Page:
In such a tough and competitive market, if you build it, they don’t necessarily come… Consumers may be more cautious at the moment, tending towards lower value items and cheaper alternatives or delaying high ticket purchases. This worries business leaders and their businesses to commonly preserve or downsize rather than try to grow, resulting in business development, innovation and marketing being minimised.
For the entrepreneurial spirited though, this also creates opportunity. As competitors reduce their activities, consumers become more engaged in finding real perceived value and a strategy for business growth is put in place you become poised to snatch opportunities as they arise.
A couple of ideas to get you going and lure the shoppers in…
1. Don’t just discount
When it’s a tough market and people are looking at saving every cent they can, it’s a real value proposition. Customers don’t just want a discount; they want the best they can get for their money. Discounting alone is dangerous at any rate. It’s far better to add value on the way through – package things up, offer free gift-wrapping, provide an Australia-wide freight charge (eg for wine) or supply something to keep kids happy while you’re shopping.
2. Move people from online to in line
Unless you’re a solely online seller, use your website at Christmas to get people to your physical door. For example, promote specials that are “instore only”. Securing a sale online comes down to a picture of the product and a price, whereas in store you can give people the touch-and-feel factor, ambience, added value, upselling and a customer service that will bring them back again.
3. Wrap yourself in tinsel
Cultural debates aside, there is still a push to theme stores in a festive way at Christmas, so don’t fight it. Embrace it. Shoppers in the Christmas spirit tend to open their purse strings more, and it’s also a nice morale boost for your staff – provided those carols aren’t too loud.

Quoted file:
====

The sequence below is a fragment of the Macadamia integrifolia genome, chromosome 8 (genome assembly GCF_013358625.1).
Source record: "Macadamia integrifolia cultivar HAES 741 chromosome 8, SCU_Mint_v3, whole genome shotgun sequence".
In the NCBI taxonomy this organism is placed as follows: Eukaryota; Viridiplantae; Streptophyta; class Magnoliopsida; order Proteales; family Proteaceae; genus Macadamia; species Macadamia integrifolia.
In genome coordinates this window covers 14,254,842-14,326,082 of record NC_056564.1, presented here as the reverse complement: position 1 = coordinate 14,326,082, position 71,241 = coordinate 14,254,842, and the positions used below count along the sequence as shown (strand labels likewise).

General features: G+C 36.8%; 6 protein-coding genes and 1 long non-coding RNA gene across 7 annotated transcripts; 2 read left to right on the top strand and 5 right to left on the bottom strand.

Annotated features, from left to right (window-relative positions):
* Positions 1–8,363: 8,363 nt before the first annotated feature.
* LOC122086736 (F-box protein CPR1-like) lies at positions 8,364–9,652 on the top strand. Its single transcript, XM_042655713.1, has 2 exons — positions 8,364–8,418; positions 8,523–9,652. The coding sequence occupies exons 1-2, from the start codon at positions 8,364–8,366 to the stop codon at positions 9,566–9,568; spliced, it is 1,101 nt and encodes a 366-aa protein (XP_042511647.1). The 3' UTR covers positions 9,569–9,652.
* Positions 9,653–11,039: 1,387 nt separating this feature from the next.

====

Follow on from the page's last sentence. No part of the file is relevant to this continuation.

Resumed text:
4. Train the newbies
Most retailers take on casual staff during this time of year – and you may well lose a few along the way and have to rehire quickly. In a perfect world, casual staff would hit the ground running during the busy Christmas period, but keep in mind that in terms of your store and your products, they’re completely clean and unprepared. You can’t expect miracles, but you can accelerate their learning by providing some pre-start training and helpful training top-ups along the way.
5. Keep taking the temperature
At the end of each busy day, don’t just look at sales by day but also by the hour. This helps get your staff levels right throughout the day, which is pivotal to succeeding in retail. Getting it wrong even a couple of days in a row, with staff standing around polishing your sales counter for the 50th time, can really blow your margins.
6. And … breathe
It’s been a tough year for WA businesses and many may be counting on a busy Christmas period to even up the ledger. It’s tough to keep a positive mindset when you’re holding on tight, but desperation has an unwelcome feel about it, especially to shoppers. Don’t let customers feel your fear – work hard to stay positive and project a relaxed air. And take some assurance from the latest signs that confidence is turning the corner in the WA economy.